We received a Model B ($35), which is powered by a Broadcom BCM2835 SoC that includes a 700MHz ARM1176JZF-S CPU core, 256MB of RAM and a Broadcom VideoCore IV GPU with OpenGL ES 2.0 that supports 1080p at 30FPS as well as H.264 and MPEG-4 high-profile decoding for smooth Blu-ray playback. Connectivity includes two USB ports, Ethernet, HDMI, RCA video, an SD card slot, a 3.5mm audio jack and two rows of 13 General Purpose Input/Output (GPIO) pins for further expansion.
Once the process is finished, a popup will notify you that the write was successful. Close the box, exit the application, unmount the SD card from your PC and attach it to the Raspberry Pi. Assuming everything went well, you’re ready to fire the device up. The first time the computer boots from the SD card it will automatically configure itself. It will then reboot and load up once again to the login screen.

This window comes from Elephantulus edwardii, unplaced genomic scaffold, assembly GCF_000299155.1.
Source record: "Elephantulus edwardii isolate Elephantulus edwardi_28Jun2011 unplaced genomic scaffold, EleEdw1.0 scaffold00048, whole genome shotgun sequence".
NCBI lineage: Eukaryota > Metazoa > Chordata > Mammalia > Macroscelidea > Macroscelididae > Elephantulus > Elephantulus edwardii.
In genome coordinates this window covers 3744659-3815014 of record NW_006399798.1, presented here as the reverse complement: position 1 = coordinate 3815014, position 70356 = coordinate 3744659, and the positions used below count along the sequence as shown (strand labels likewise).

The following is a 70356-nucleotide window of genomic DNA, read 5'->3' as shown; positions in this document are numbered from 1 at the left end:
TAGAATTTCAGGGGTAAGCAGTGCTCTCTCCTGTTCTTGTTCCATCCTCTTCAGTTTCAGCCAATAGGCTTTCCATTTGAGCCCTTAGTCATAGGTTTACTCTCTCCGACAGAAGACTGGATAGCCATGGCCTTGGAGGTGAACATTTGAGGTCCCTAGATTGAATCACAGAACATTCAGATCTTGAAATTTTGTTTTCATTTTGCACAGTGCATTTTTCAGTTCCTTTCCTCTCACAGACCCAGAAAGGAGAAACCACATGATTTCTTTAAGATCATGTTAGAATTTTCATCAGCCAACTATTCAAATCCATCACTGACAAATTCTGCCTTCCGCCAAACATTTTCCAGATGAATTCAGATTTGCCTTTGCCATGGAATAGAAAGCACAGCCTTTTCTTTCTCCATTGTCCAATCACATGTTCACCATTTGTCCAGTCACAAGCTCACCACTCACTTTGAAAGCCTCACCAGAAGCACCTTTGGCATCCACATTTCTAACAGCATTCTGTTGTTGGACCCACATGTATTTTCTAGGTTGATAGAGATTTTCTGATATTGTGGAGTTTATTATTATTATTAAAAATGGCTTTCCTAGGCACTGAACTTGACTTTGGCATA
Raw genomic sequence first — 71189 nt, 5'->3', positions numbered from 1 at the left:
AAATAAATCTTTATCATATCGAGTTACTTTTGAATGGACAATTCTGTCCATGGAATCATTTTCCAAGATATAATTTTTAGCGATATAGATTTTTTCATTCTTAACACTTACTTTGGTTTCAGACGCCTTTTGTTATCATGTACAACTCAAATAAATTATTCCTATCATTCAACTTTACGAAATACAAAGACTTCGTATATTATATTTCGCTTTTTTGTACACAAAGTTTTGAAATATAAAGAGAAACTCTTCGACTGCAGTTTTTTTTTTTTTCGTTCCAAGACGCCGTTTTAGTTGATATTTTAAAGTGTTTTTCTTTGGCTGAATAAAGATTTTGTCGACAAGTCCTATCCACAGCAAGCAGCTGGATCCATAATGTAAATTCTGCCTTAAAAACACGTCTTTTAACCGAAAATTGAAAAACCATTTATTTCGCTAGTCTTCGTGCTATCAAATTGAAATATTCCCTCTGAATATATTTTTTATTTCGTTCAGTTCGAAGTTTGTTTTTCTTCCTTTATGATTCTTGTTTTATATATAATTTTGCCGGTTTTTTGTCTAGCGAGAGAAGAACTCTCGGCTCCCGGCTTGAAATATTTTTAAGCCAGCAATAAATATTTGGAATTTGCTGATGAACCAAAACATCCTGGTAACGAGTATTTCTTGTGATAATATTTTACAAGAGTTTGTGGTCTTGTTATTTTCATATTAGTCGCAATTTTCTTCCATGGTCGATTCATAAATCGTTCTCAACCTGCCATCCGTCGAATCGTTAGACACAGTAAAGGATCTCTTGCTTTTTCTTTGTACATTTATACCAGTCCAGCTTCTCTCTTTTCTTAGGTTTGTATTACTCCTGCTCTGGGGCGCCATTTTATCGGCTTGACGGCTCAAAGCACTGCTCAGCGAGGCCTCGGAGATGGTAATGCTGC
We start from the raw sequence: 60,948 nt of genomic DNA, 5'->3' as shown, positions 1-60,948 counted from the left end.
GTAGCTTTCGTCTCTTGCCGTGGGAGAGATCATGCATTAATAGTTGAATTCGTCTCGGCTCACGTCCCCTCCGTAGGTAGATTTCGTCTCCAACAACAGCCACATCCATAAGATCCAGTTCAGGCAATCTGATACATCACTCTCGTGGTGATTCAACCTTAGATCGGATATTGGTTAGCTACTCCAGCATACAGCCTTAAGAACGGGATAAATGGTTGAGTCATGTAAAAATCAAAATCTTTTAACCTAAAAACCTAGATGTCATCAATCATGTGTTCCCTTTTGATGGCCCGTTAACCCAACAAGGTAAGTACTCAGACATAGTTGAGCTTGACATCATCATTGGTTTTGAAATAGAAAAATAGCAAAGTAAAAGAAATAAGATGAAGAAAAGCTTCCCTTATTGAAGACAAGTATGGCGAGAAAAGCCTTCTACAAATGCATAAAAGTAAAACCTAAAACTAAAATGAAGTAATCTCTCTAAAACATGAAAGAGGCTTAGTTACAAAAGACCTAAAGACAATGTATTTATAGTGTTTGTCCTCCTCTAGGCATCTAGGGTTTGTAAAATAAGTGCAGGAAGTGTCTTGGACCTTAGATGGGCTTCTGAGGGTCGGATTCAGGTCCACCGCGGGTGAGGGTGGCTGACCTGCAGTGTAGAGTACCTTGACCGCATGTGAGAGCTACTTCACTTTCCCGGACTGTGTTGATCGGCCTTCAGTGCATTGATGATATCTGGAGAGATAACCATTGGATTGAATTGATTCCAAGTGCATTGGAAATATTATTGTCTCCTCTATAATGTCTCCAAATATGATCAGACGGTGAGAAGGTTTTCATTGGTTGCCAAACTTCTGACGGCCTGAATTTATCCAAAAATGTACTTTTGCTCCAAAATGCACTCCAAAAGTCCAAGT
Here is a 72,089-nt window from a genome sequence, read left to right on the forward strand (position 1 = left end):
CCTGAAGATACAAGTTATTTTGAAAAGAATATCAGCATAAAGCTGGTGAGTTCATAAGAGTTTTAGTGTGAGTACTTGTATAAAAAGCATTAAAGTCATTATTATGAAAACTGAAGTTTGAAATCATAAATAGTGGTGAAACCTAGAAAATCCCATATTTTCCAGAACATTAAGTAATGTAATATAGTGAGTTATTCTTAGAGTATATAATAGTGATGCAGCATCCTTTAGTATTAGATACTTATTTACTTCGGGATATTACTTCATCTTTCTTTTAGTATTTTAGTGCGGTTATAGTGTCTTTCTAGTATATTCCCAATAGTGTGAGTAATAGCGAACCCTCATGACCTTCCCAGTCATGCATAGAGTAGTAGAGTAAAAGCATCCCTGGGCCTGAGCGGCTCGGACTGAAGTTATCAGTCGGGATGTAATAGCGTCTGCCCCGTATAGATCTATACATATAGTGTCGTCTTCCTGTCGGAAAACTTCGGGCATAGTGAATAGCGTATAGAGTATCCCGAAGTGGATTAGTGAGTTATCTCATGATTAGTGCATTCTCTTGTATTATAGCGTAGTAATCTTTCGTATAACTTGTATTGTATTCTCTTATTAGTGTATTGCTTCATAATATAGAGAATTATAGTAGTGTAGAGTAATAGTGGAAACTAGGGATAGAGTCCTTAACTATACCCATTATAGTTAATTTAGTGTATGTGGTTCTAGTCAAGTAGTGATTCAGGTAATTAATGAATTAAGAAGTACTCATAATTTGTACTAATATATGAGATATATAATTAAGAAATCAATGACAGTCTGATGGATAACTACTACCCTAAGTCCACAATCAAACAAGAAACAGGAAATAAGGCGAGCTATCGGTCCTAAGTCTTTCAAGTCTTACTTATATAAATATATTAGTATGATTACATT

The default username for Debian is pi and the password is raspberry. You can then load the LXDE desktop environment by entering startx. A few moments later, the desktop will load up as below: